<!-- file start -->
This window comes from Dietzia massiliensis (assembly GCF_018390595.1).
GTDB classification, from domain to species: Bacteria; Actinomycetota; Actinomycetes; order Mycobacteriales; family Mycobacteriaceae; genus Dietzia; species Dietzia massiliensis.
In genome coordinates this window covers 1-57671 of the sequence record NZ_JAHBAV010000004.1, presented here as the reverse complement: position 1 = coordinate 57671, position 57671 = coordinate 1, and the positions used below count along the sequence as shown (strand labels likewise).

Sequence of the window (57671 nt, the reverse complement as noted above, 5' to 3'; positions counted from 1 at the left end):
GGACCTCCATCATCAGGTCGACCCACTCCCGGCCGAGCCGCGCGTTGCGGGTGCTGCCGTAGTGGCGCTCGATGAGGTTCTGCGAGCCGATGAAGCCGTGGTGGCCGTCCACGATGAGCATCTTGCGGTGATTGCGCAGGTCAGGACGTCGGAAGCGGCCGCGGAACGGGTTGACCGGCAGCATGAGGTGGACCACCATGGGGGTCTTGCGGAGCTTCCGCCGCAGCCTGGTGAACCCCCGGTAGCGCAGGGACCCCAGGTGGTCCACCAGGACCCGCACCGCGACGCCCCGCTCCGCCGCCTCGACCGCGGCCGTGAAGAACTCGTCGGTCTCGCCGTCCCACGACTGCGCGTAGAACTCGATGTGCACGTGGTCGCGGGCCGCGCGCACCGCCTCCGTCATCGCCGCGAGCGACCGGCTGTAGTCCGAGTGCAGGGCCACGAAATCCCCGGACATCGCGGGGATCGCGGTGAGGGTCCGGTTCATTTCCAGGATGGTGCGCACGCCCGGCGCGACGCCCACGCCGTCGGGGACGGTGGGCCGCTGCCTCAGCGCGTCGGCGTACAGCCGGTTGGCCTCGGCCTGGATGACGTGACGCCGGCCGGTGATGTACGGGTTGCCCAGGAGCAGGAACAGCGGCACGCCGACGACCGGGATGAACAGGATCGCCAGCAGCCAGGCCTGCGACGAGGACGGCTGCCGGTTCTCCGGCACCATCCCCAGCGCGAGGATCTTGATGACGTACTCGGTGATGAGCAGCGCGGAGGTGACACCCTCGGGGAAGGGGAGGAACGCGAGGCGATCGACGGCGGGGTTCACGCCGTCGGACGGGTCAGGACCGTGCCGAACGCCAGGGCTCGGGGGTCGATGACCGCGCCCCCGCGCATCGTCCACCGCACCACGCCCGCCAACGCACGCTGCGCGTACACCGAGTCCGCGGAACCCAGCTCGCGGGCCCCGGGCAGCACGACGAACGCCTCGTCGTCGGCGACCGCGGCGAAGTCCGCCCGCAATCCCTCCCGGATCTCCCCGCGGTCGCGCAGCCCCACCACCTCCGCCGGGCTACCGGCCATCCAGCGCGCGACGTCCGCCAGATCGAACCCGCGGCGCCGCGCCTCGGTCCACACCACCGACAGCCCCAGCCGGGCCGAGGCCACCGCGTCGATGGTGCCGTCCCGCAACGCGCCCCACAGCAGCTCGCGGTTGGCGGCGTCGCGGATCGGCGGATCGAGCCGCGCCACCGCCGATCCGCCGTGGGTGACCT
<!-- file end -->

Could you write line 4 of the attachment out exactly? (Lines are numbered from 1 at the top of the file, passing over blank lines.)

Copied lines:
Sequence of the window (57671 nt, the reverse complement as noted above, 5' to 3'; positions counted from 1 at the left end):